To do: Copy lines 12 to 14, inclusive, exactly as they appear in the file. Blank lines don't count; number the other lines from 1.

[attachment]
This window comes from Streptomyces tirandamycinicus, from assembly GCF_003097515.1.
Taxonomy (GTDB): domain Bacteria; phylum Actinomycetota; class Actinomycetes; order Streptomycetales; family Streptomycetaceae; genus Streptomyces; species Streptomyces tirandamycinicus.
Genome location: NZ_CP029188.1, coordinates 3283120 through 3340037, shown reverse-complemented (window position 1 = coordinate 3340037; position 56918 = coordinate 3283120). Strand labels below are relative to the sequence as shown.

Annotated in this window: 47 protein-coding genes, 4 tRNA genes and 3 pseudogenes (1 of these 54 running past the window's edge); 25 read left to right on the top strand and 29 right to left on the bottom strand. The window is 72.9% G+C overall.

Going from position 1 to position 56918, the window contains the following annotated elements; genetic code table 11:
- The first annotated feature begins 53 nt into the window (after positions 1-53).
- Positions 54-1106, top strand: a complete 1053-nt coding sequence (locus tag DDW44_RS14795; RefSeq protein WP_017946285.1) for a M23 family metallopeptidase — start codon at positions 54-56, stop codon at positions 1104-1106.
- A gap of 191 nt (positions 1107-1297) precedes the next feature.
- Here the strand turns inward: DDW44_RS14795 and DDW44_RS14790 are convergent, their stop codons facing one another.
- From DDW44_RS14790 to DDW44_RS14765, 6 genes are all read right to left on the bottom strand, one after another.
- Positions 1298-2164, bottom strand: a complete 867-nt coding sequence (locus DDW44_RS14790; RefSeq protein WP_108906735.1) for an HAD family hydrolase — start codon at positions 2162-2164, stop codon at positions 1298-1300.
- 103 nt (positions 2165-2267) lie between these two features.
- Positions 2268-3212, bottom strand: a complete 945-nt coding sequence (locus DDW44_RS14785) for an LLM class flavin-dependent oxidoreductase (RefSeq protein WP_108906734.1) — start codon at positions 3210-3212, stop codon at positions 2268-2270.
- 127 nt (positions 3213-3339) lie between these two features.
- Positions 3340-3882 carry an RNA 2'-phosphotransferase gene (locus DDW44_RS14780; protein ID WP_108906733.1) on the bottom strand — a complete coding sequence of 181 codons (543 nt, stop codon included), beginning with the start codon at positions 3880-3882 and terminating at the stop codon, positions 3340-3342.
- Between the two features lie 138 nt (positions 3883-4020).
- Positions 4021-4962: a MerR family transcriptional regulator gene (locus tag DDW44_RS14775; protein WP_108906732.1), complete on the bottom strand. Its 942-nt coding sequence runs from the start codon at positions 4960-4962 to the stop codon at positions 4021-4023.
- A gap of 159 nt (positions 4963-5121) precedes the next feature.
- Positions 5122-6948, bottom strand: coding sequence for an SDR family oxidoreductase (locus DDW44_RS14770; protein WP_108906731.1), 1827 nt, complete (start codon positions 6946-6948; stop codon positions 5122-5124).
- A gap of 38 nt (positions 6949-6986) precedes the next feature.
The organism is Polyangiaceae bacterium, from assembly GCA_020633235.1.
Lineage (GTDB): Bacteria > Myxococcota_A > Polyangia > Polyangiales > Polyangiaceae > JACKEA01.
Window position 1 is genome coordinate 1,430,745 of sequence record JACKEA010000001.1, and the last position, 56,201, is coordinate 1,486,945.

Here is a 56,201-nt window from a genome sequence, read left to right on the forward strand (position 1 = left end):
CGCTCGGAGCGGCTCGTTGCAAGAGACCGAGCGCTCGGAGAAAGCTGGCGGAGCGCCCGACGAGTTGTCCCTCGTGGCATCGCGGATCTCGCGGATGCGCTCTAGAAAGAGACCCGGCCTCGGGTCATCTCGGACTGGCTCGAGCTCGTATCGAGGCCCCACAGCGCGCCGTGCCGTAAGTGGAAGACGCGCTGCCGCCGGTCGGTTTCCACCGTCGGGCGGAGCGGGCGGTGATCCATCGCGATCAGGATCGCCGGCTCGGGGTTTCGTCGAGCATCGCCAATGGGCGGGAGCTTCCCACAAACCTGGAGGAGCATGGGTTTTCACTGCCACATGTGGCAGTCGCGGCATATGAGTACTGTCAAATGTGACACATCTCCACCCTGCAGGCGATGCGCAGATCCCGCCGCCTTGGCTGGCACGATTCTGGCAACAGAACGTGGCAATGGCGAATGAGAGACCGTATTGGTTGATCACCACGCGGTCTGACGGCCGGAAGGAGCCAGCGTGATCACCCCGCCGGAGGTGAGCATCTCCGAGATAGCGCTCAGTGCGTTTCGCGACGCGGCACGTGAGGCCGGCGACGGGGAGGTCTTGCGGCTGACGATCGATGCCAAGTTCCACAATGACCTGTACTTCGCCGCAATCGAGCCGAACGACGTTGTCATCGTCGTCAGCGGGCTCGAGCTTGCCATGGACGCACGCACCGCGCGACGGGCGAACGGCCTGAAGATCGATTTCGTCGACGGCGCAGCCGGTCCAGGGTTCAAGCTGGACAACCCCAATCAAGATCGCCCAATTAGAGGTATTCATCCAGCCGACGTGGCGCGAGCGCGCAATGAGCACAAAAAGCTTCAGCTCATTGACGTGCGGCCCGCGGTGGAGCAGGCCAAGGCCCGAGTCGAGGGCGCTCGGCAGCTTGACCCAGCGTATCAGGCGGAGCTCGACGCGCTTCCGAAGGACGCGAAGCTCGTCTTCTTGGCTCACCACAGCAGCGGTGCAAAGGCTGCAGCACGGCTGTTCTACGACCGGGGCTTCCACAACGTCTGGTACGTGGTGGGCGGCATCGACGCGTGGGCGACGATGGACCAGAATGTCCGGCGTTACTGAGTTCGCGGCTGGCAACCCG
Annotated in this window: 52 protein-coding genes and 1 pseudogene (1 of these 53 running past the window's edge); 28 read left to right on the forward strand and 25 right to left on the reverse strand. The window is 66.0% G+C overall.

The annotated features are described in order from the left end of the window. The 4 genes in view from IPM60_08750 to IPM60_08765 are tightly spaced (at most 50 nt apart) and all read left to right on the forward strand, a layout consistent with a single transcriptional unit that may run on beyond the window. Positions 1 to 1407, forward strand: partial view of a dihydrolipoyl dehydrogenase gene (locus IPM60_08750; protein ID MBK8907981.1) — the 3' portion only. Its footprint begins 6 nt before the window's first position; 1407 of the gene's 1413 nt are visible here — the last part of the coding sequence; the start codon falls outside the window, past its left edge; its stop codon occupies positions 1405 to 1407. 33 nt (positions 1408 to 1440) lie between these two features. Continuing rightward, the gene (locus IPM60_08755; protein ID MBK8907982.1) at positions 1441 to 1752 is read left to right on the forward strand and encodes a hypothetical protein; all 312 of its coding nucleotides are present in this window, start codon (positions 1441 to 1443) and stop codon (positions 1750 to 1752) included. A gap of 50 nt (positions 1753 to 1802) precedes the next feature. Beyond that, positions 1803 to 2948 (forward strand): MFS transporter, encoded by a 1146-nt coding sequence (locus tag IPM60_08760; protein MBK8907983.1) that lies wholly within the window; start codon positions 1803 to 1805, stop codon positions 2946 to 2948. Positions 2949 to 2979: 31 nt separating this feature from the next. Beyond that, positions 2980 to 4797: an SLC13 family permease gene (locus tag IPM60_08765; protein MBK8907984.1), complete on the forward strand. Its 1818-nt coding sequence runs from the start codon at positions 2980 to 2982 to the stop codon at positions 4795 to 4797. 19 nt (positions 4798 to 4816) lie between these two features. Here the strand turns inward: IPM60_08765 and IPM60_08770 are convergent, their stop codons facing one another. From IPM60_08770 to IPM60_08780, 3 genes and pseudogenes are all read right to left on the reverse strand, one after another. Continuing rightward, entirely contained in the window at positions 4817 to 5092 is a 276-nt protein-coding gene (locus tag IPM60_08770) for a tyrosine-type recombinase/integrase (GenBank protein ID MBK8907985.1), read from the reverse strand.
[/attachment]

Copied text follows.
- 103 nt (positions 2165-2267) lie between these two features.
- Positions 2268-3212, bottom strand: a complete 945-nt coding sequence (locus DDW44_RS14785) for an LLM class flavin-dependent oxidoreductase (RefSeq protein WP_108906734.1) — start codon at positions 3210-3212, stop codon at positions 2268-2270.
- 127 nt (positions 3213-3339) lie between these two features.